Who is Reverend Dr. Jerry Smith?
"Although I was born and bred Anglican, I only came to authentic
faith in university," says the Rev. Dr. Jerry Smith, who came
to Trinity in the fall of 2001 to teach pastoral theology. With
Grant LeMarquand, Jerry is now one of two Canadian priests on Trinity's
He was raised with a solid understanding of traditional Anglicanism,
but without being taught about having a personal relationship with
the Lord of the Church. "Only after years of struggling with
some of the serious 'who am I questions' which hallmarked the 60s
did I come to grips with the missing component, Jesus."
In college, he met a pro hockey player who was also a devout Christian.
This man "shared the Gospel with me in a non-obtrusive, very
welcoming way, and I realized that I needed what he had." His
conversion led directly to his sense of a call to ordination. "I
realized that if I could be raised in the Church and never have
a personal encounter with Jesus Christ, then I needed to help make
sure that this didn't happen to anyone else."
After earning his M.Div. degree at Huron College, an Anglican
seminary in western Ontario, Jerry was ordained in 1976. In his
25 years of parish ministry since then, he served four parishes
in the Diocese of Algoma, and five years as the rector of the Cathedral
of St. Matthew and Dean of the Diocese of Moosonee.
Jerry's first parish included two responsibilities: spending one-third
of his time as curate at a large and thriving city parish and two-thirds
planting two churches in new settlements north of the city. In fact,
he was asked to plant a parish as soon as he got out of seminary.
"That was an awful experience," he says. "Seminary
never prepared me for it. Now I think the key is getting to know
the people. I firmly believe that if you really love your people,
you can do cart wheels down the aisle and they'll applaud. A church
plant is really just going into a community and loving the people."
In 1995, he earned a D.Min. degree from Trinity Evangelical Divinity
School in Deerfield, Illinois. In his project, titled A Year of
Grace: a study of the historical development and the theological
implications of the liturgical year, he traced the development of
the lectionary and explored innovative ways to use it as an instrument
for evangelism and discipleship. Jerry argues that the lectionary
is an often under-used gift the Church would do well to celebrate.
Though he saw his calling as primarily to be a pastor, in the
last decade Jerry served on the council of the Essentials movement,
a renewal group in the Anglican Church of Canada that brought together
Evangelical, Anglo-Catholic, and Charismatic Anglicans committed
to historic Christianity. He served as chairman for the council
for seven years, which included the historic Montreal Conference
on Anglican Essentials in the spring of 1994. It was during this
time that he got to know Peter Moore, then rector of a parish in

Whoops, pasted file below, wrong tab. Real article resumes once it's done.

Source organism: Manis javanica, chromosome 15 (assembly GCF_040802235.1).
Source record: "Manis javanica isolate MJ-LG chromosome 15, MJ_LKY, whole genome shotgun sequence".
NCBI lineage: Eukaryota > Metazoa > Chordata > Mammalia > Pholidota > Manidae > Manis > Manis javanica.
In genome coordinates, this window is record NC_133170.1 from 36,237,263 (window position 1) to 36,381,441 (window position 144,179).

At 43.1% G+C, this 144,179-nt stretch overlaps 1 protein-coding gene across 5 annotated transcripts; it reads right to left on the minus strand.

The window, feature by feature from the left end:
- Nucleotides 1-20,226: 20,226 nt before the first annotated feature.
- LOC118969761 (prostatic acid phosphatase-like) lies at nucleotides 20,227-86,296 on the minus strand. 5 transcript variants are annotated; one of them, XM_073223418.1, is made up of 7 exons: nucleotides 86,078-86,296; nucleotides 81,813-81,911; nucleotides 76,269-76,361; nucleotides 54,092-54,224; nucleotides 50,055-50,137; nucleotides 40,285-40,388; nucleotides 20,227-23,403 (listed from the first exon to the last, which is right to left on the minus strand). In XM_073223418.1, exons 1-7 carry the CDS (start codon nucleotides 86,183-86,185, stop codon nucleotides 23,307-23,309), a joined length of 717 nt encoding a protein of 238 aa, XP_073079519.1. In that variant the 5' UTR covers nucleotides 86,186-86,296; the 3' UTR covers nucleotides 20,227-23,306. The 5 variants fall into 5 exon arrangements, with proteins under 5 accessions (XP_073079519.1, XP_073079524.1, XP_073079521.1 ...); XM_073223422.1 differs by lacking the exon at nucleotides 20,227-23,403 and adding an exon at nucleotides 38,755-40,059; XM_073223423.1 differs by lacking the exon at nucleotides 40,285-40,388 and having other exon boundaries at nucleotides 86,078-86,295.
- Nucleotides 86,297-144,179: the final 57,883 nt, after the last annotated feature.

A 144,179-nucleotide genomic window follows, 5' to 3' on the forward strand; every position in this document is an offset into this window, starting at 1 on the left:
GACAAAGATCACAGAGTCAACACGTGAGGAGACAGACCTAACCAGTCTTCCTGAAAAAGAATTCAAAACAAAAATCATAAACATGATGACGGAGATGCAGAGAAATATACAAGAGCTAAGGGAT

Toronto and another leader of the movement.
Jerry is married to Marjie, a writer and editor. They were married
immediately before entering seminary in 1973. They have three grown
children scattered around Ontario.
Jerry came to Trinity in the fall of 2001 because he wanted to
help with the mentoring of the future leaders of the Anglican Church.
"As the Pastoral Chaplain for the Diocese of Algoma, I interviewed
many graduates who knew theology but had no ability to translate
it in a way that would actually change people's everyday lives.
I believe that the gap between the Eternal and the everyday world
needs to be bridged by training leaders to use the tools of the
Gospel, the Church, and the sanctified imagination. With a sanctified
imagination," he says, "a leader is able to creatively
translate the Gospel while maintaining its integrity but on the
other hand not slipping into archaic models that do not effectively
minister to a new generation."
He teaches in what he calls "a socratic and non-directive
way." This means "that I don't want just to pour lots
of information into my students. I try to help them take ownership
of the information by teaching through question and answer and giving
them projects in which they discover the facts for themselves and
have to do something with them."
"I would like our graduates to be truly committed to the
essentials of the faith as witnessed in historic Anglicanism, but
also so well grounded that they know when to be flexible,"
he says. "I want them to learn pastoral wisdom. If we —
the pastoral theology department — are really doing our job
right, we'll be helping them bridge the gap between academic theology
and the world in which all of our parishioners live. We don't want
them to forget theology and just be 'practical'.
"Nor do we want to produce theologians who have no ability
to minister effectively in the community. When Jesus commissioned
his disciples to be 'witnesses in Jerusalem, and in all Judea and
Samaria, and to the ends of the earth,' He was (among other things)
challenging them to effectively translate the gospel into new cultures.
Trinity graduates will similarly be sent to any number of cultures
both within and without the borders of the U.S.A. They need to be
able to maintain a solid authentic biblical theology and all the
while make it meaningful so that their hearers will ultimately be
transformed by the Good News. What we want our graduates to do is
to encourage their people to hunger after truth and then as faithful
stewards, give them real spiritual food."